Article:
Why are the numbers of people homeless at record level and what can be done to stop further increases?

Author: Emma Byrne

The latest official homeless figures show that there were 10,568 individuals in emergency homeless accommodation at the end of July- the highest number of people officially homeless since records began in 2014.  This time last year, 8,132 people were being accommodated in emergency accommodation, the latest figures show that number of individuals in homelessness is 30% higher than the same time last year. Family homelessness has more than doubled.[1]

The real number of people who have no home is no doubt considerably higher as local authorities across the country are reporting that every emergency bed is full, and people are being asked to stay temporarily in unsuitable circumstances while new shelters are being commissioned.

This is a stark and worrying increase and demonstrates how quickly a situation can change. The return to pre-pandemic levels of homelessness is extremely disappointing and very concerning given the successes that were achieved at the height of the pandemic when renters were protected from eviction and  huge efforts were made to move people out of homeless emergency accommodation with an urgency rarely seen before.

The emergency rental protections that were in place on and off from March 2020 to April 2021 in response to the Covid-19 public health emergency were lifted in April 2021 and evictions began taking place again. The lifting of the moratorium on evictions coincided with slight month-on-month increases in the total number of people in homelessness from May 2021 onwards, however, the number of people in emergency homeless accommodation has been increasing even quicker since the beginning of 2022.

 

Why are the numbers of people homeless increasing?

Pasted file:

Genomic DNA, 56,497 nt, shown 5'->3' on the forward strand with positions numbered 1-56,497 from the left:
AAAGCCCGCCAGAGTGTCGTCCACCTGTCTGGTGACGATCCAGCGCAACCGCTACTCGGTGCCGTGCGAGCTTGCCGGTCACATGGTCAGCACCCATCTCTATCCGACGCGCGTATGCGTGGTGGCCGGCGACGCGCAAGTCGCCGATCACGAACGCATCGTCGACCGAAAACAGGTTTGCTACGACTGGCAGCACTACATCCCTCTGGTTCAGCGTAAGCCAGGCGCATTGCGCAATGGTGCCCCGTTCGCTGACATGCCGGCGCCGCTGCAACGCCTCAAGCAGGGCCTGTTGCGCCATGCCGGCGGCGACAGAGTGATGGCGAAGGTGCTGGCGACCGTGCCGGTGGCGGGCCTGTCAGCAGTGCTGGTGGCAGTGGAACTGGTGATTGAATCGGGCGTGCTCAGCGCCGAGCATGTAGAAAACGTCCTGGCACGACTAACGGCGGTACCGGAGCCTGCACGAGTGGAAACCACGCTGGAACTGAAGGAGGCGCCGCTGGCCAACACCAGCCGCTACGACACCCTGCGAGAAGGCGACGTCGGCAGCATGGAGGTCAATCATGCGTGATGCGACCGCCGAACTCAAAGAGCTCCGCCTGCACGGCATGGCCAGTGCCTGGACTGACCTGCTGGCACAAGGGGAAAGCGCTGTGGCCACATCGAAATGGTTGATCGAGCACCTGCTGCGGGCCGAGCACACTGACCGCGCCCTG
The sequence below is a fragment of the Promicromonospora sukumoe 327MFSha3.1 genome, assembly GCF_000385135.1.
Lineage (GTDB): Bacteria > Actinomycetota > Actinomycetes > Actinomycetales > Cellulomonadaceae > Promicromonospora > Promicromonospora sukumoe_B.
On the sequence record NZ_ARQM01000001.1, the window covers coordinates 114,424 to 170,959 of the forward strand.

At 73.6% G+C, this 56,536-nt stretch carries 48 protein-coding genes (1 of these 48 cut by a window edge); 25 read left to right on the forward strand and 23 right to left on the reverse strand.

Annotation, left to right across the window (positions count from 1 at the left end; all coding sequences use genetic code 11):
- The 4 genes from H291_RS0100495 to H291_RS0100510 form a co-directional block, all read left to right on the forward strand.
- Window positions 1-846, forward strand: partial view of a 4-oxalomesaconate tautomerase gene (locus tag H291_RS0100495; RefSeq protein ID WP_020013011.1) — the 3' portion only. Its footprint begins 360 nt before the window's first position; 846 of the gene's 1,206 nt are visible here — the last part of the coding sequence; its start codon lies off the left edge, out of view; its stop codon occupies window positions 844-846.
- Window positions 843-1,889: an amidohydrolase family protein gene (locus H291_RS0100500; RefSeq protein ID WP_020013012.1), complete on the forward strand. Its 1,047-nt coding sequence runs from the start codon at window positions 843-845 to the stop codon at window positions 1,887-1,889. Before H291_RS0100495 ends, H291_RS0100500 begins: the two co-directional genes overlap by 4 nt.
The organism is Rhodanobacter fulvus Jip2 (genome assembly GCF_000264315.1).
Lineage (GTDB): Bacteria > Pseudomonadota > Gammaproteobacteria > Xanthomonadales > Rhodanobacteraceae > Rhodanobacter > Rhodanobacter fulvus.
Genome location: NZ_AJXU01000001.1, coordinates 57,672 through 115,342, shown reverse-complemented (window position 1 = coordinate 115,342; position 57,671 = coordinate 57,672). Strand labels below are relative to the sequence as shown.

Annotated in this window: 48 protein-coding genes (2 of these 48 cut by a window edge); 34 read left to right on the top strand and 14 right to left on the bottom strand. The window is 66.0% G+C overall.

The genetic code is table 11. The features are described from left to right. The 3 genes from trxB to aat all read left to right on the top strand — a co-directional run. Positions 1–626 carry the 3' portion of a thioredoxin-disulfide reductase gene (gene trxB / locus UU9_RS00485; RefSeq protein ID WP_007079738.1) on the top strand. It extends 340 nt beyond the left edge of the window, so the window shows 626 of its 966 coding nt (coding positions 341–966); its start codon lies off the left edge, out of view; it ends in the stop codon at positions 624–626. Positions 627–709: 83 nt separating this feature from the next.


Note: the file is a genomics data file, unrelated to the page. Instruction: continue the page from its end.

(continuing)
Put simply, the number of people officially homeless is rising because there has been a significant reduction this year of the number of individuals exiting emergency accommodation compared to previous years while the number of people presenting to homeless services has remained constant. For example, in Dublin, for each family that left emergency accommodation to a tenancy in July, 2 families entered emergency accommodation, which is driving up the total number of individuals and families in homelessness.[2]

Figure 1 demonstrates the number of exits from homelessness so far in 2022 by tenancy type, compared to previous years. Of course, the numbers exiting homelessness in 2022 is lower because data only exits for half the year, but Figure 1 shows a dramatic difference between 2022 so far and previous years. In Q1 and Q2 2022, only 958 households exited homelessness, compared to 2,735 households exiting homelessness in same period last year- a 65% decrease.

Source: Gov.ie- Homeless Quarterly Reports- Q4 2020, Q4 2021, Q2 2022.

 

The main reason for the decrease in exits from homelessness is the shortage of private rental accommodation, specifically using HAP, which has heavily been relied on in recent years, making up between 60-70% of exits between 2016-2021.  The number of people leaving homelessness for a HAP tenancy in the first half of 2022 was just 20% of the number able to take the same route last year. 394 households exited homelessness using HAP in the first half of 2022, compared with 2,000 households in the first half of 2021.[3] A recent analysis by Simon Communities of Ireland of properties available for rent within HAP rental limits shows that there has been a stark decline in the number of affordable rental properties which is making moving out of homelessness near impossible. Reluctance of landlords to accept HAP tenants also makes it increasingly difficult for people looking to rent what little housing is available with the social housing support. The limited route out of homelessness, combined with new households presenting to homeless services, is driving up the total numbers in emergency homeless accommodation.

 

Rise in number of pending evictions in 2022